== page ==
One of the more notable topics covered in depth by the Proposed Regulations is the establishment of a social and economic equity applicant, and licensee. If you remember, the Marijuana Regulation and Tax Act (“MRTA”) established a goal to award 50% of all adult-use cannabis licenses to social and economic equity applicants.

During the evaluation of an application, the OCM may prioritize application submission, review, selection and issuance by social and economic equity status. Those applications that demonstrate that the applicant is seeking to qualify as a social and economic equity licensee are eligible for extra priority.

In short, to qualify as a social economic equity applicant, an applicant must demonstrate, through documentation provided to the OCM, that that sole control of the applicant is held by either:

  1. an individual from a community disproportionately impacted by the enforcement of cannabis prohibition;
  2. a minority-owned business;
  3. a women-owned business;
  4. a distressed farmer; or
  5. a service-disabled veteran owned business.

The Proposed Regulations provide for specific documents required to establish the status of the social economic applicant, with respect to any of the above.

Note that “sole control” in this context may be a misnomer. It does not mean that the applicant is the sole owner of the license, but that the social and economic equity applicant exercises the authority to, among other things: exercise authority over the business, and materially influence the day-to-day business decisions. Further, no other person or persons may exercise or have the ability to control the majority of voting rights, or remove the applicant.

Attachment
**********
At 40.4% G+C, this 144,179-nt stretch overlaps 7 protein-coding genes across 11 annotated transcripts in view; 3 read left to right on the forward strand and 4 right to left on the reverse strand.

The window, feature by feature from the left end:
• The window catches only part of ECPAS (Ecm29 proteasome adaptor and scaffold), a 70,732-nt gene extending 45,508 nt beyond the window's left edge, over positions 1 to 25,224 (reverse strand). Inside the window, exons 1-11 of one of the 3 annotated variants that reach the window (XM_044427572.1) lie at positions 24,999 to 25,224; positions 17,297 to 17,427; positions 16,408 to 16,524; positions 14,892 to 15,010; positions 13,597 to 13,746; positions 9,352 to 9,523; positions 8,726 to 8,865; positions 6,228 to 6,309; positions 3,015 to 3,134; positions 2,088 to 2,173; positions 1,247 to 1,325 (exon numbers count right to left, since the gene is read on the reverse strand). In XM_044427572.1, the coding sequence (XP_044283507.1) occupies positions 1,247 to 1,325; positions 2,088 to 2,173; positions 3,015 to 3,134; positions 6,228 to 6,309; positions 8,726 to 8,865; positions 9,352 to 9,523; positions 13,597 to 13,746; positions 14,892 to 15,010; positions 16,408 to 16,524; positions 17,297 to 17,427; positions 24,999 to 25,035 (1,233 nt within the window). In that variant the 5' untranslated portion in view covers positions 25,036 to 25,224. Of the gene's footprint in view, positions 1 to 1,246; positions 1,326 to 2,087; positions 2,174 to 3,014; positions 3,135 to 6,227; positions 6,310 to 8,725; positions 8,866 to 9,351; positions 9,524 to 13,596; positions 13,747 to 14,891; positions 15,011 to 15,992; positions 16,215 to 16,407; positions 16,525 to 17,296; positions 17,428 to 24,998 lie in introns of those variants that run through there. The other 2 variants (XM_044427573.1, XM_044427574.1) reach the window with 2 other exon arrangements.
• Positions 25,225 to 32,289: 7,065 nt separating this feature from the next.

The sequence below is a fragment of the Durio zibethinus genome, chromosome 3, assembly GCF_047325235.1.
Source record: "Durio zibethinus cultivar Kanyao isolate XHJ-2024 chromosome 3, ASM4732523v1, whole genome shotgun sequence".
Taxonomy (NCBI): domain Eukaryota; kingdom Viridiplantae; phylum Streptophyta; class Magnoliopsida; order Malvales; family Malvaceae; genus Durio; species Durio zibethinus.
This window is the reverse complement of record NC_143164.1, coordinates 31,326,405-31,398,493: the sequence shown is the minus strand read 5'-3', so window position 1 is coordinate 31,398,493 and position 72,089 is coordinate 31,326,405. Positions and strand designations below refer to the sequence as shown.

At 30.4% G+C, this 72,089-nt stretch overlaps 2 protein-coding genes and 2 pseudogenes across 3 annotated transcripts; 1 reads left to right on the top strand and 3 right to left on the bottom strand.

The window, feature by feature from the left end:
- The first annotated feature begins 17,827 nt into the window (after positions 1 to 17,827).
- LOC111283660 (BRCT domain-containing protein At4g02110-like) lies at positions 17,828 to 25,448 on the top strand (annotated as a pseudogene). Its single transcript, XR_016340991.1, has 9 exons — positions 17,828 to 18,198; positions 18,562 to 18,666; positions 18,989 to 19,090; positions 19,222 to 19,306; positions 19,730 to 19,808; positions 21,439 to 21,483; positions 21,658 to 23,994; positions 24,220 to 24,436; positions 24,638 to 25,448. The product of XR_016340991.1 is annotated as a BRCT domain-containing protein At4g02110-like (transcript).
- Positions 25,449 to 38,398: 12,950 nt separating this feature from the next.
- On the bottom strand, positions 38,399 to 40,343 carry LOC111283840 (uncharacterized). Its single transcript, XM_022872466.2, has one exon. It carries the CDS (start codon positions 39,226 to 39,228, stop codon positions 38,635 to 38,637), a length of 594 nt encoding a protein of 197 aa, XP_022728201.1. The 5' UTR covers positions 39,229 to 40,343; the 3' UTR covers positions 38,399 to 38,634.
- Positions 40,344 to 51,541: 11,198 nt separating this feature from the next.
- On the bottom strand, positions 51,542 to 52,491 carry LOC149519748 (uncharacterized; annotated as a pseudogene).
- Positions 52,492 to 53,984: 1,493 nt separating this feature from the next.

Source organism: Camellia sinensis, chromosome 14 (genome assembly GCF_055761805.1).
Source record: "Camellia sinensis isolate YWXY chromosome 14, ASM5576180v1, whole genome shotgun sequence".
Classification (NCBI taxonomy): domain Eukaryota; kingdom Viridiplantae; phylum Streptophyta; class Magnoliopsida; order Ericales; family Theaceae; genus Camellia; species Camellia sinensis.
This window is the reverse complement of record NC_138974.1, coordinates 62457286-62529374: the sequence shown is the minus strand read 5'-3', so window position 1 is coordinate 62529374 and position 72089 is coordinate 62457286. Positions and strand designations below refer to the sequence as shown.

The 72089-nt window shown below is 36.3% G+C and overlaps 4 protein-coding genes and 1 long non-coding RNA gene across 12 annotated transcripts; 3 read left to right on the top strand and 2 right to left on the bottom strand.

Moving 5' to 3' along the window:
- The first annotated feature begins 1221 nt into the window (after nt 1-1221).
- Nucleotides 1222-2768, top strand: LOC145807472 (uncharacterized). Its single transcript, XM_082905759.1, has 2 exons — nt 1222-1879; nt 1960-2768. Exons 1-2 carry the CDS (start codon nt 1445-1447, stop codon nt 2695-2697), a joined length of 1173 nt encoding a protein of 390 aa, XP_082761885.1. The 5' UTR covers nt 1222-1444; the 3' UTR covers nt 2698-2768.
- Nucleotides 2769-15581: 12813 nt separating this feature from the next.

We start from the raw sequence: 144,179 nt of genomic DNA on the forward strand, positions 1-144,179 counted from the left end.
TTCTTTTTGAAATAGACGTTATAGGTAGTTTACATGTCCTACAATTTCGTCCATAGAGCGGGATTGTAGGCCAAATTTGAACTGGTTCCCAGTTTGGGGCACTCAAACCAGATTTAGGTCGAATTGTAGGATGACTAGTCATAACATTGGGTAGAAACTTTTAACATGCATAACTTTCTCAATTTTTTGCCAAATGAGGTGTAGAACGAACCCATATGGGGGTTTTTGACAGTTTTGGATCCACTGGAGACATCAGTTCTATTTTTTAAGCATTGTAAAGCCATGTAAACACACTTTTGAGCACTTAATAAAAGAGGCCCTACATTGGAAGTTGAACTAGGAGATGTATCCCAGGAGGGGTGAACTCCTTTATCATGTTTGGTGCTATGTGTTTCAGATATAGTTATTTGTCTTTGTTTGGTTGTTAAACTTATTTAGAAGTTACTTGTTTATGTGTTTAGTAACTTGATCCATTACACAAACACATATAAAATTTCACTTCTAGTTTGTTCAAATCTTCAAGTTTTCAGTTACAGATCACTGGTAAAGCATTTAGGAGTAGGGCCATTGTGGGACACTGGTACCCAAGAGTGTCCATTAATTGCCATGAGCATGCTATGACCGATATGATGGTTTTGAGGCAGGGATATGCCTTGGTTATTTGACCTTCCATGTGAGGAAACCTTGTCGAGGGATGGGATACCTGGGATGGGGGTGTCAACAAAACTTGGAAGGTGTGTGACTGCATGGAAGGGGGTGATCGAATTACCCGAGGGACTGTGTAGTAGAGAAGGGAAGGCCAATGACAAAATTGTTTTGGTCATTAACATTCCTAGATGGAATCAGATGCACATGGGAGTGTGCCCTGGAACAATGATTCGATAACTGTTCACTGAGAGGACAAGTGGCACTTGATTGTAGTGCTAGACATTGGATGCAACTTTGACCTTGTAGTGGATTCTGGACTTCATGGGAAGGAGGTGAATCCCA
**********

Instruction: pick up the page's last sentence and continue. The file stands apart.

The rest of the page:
If, at any time after a social and economic equity applicant has been granted a license, the Office determines that the sole control requirement is violated, the Office may institute an action to suspend or revoke such license, provided the Office provides an opportunity to cure.

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Cannabis and Orgasm Inequality – Solving the Dry Partner Phenomenon You Never Knew About!




cannabis orgasm men vs. women

cannabis orgasm men vs. women

Cannabis and Orgasm Inequality – The Problem you didn’t know existed!


A recent article in Marijuana Moment brought to my attention the problem of “Orgasm Inequality”. It covered a study that was led by Amanda Moser of East Carolina University and published in the Journal of Cannabis Research.